The Big Uneasy
Monday, February 5, 2007
Like an awkward cocktail party where the guests know each other too well and don't always get along, the trial of I. Lewis "Scooter" Libby has brought the capital's government celebs and media players back together in the close quarters of one Washington courthouse.
Maybe too close.
It's a sometimes genial and sometimes strained reunion -- with hearty backslapping as well as forced smiles and uncomfortable silences, but without the canapes and cocktails to lighten the mood. Against the grim backdrop of whether Vice President Cheney's right-hand man had lied about blowing a CIA officer's cover, witnesses called to the stand, their prominent attorneys and reporters covering the criminal case all try to exchange pleasantries in courthouse hallways while they tend to their intersecting duties.
Former White House press secretary Ari Fleischer, during a break in his testimony for the prosecution, makes small talk about his kids with reporters who once tried to pin him down on assertions the administration used faulty intelligence to justify a war.
During a recess, defense attorney Theodore V. Wells Jr. beams as he introduces Libby to Mike Espy, a Clinton administration agriculture secretary he helped out of a different jam.
In this slice of Washington, courtroom spectators, witnesses, lawyers -- even the judge -- have been the subjects, sources or authors of interconnected news stories.
Max Frankel, former executive editor of the New York Times and supervisor of reporter Judith Miller, a prosecution witness, is writing about the case, as are two former colleagues at the paper that ultimately questioned some of her reporting on Iraq's weapons of mass destruction. John Dickerson, a former Time magazine reporter, is writing about the testimony of his former colleague, Matthew Cooper.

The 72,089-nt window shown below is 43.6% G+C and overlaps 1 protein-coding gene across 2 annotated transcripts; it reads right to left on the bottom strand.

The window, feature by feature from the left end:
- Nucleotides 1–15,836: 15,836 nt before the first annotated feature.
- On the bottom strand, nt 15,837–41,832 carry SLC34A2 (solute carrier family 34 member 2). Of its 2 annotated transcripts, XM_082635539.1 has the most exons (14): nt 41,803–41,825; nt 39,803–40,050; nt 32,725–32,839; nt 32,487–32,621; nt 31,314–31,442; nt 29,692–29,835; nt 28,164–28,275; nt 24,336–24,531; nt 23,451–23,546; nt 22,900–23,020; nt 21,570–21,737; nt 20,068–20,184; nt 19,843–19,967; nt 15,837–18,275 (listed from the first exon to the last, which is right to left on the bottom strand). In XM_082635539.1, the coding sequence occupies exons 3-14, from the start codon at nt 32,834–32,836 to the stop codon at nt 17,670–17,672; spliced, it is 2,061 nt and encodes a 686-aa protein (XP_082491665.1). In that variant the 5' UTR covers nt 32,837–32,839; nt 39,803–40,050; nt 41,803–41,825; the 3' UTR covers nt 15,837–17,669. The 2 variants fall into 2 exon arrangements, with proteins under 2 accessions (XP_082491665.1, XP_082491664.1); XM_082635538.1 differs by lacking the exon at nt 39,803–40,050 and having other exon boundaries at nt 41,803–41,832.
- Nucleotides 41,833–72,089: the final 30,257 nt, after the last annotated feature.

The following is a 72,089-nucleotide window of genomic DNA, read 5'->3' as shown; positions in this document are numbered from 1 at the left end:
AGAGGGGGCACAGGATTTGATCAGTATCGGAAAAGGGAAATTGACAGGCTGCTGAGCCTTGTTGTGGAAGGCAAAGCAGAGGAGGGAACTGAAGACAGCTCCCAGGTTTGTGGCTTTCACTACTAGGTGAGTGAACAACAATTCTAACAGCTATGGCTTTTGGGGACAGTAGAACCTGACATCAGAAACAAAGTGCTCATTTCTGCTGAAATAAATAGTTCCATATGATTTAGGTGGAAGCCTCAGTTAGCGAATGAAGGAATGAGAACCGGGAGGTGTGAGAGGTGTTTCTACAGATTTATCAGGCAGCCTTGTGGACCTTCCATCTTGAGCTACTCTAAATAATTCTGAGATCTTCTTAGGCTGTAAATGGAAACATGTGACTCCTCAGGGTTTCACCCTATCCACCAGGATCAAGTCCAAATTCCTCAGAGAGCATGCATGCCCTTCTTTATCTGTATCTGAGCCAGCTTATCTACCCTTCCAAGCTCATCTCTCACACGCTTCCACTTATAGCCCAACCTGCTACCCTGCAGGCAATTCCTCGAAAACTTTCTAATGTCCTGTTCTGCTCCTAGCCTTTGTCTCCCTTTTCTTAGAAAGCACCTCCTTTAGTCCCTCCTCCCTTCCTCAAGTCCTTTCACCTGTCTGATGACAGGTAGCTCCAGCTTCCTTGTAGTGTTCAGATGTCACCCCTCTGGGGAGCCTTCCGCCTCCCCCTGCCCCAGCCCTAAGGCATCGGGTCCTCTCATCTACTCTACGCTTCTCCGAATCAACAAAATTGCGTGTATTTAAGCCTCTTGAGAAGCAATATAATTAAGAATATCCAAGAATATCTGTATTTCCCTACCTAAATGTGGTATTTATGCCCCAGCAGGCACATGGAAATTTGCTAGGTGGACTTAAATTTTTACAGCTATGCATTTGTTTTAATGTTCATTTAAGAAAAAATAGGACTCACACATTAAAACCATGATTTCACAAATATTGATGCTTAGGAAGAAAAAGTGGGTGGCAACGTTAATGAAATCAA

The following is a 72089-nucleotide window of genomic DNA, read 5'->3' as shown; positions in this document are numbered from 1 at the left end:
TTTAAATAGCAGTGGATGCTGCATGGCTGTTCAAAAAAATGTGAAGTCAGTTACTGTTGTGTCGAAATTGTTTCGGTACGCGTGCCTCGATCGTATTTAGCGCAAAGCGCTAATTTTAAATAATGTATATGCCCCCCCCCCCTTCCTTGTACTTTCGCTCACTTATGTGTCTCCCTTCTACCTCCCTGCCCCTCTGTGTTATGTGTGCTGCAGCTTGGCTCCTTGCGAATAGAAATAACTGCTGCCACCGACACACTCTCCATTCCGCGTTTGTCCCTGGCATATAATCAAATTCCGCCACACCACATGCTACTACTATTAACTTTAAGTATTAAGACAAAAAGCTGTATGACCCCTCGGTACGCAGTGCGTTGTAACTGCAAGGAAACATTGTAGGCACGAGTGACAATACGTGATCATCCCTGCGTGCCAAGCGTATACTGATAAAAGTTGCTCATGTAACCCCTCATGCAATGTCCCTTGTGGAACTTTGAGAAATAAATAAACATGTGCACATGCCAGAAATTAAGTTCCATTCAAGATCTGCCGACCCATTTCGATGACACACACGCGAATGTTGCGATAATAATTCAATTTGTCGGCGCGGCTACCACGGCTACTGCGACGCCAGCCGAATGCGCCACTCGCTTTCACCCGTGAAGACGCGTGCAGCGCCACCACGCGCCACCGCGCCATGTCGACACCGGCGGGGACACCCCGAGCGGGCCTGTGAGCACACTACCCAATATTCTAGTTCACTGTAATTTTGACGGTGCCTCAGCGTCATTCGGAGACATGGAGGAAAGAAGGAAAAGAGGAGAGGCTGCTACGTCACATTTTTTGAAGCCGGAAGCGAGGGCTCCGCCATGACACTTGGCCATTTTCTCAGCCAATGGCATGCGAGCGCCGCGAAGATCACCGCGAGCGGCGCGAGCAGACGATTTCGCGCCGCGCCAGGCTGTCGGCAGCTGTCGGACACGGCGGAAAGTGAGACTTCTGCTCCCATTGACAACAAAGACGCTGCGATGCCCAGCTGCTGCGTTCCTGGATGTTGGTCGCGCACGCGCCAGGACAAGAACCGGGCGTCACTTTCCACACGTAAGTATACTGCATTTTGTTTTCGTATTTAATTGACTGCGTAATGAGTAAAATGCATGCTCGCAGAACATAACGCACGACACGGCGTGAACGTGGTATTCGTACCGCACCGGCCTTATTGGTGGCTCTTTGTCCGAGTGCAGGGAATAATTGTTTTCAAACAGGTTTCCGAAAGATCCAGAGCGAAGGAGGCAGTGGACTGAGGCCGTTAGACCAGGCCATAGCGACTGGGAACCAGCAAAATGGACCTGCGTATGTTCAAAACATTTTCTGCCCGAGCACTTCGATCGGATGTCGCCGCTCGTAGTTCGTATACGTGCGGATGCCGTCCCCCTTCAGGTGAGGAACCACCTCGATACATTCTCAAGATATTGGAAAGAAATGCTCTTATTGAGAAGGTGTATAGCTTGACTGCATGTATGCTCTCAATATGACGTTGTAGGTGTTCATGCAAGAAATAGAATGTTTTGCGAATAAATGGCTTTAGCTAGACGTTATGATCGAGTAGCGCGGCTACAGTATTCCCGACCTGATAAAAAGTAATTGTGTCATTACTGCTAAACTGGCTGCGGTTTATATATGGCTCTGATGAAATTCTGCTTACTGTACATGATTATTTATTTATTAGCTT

Finally, a Newsweek reporter is old chums with one of the jurors. "I obviously did a double take when I saw him on the jury," said Newsweek's Michael Isikoff, who is also the co-author of a book about the administration's claims for justifying war with Iraq, the backdrop for the Libby case. "This whole thing reminds me of high school."
Like high school, some people just don't want to be here.
The best illustration may be Cooper, who grabbed a quick lunch last week in the courthouse cafeteria before returning to the witness chair to be questioned about his confidential phone conversation with Libby. The normally chatty scribe and amateur comedian wore a pasted-on smile and moved past the grill and salad bar as if picking his way through a minefield. He silently nodded at his buddies in the Washington press corps, then sidestepped them without chitchat.
His most forthcoming remark? "Oh. Hi."
An intensely private and surprisingly tall David Addington, the legal mastermind behind President Bush's expansive executive powers, slunk through the hall with head down to avoid human interaction. Nearly every reporter in the building would have loved to interview him; alas, he was questioned on the stand about subpoenas he received as Cheney's counsel -- and often mumbled.